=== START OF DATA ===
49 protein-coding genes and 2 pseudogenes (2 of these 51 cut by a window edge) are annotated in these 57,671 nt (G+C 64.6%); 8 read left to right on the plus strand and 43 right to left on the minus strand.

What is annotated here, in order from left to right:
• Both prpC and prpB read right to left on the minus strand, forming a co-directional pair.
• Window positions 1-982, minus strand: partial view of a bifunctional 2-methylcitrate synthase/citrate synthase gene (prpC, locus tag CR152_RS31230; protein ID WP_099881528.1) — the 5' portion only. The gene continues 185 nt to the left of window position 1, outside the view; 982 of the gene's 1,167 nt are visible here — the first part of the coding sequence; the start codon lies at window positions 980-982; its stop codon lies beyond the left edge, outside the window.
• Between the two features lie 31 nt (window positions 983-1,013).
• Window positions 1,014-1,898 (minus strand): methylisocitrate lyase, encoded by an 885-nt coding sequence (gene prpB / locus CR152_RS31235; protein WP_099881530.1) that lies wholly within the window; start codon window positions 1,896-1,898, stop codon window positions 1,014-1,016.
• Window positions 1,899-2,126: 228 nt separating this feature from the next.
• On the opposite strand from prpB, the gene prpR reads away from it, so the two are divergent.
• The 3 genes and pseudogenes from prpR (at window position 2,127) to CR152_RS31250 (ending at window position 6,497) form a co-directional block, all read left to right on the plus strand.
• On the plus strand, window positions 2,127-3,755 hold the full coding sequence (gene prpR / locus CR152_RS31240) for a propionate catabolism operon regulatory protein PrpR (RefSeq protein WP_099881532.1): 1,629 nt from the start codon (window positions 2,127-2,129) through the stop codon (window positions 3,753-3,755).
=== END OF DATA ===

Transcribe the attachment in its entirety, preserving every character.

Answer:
49 protein-coding genes and 2 pseudogenes (2 of these 51 cut by a window edge) are annotated in these 57,671 nt (G+C 64.6%); 8 read left to right on the plus strand and 43 right to left on the minus strand.

What is annotated here, in order from left to right:
• Both prpC and prpB read right to left on the minus strand, forming a co-directional pair.
• Window positions 1-982, minus strand: partial view of a bifunctional 2-methylcitrate synthase/citrate synthase gene (prpC, locus tag CR152_RS31230; protein ID WP_099881528.1) — the 5' portion only. The gene continues 185 nt to the left of window position 1, outside the view; 982 of the gene's 1,167 nt are visible here — the first part of the coding sequence; the start codon lies at window positions 980-982; its stop codon lies beyond the left edge, outside the window.
• Between the two features lie 31 nt (window positions 983-1,013).
• Window positions 1,014-1,898 (minus strand): methylisocitrate lyase, encoded by an 885-nt coding sequence (gene prpB / locus CR152_RS31235; protein WP_099881530.1) that lies wholly within the window; start codon window positions 1,896-1,898, stop codon window positions 1,014-1,016.
• Window positions 1,899-2,126: 228 nt separating this feature from the next.
• On the opposite strand from prpB, the gene prpR reads away from it, so the two are divergent.
• The 3 genes and pseudogenes from prpR (at window position 2,127) to CR152_RS31250 (ending at window position 6,497) form a co-directional block, all read left to right on the plus strand.
• On the plus strand, window positions 2,127-3,755 hold the full coding sequence (gene prpR / locus CR152_RS31240) for a propionate catabolism operon regulatory protein PrpR (RefSeq protein WP_099881532.1): 1,629 nt from the start codon (window positions 2,127-2,129) through the stop codon (window positions 3,753-3,755).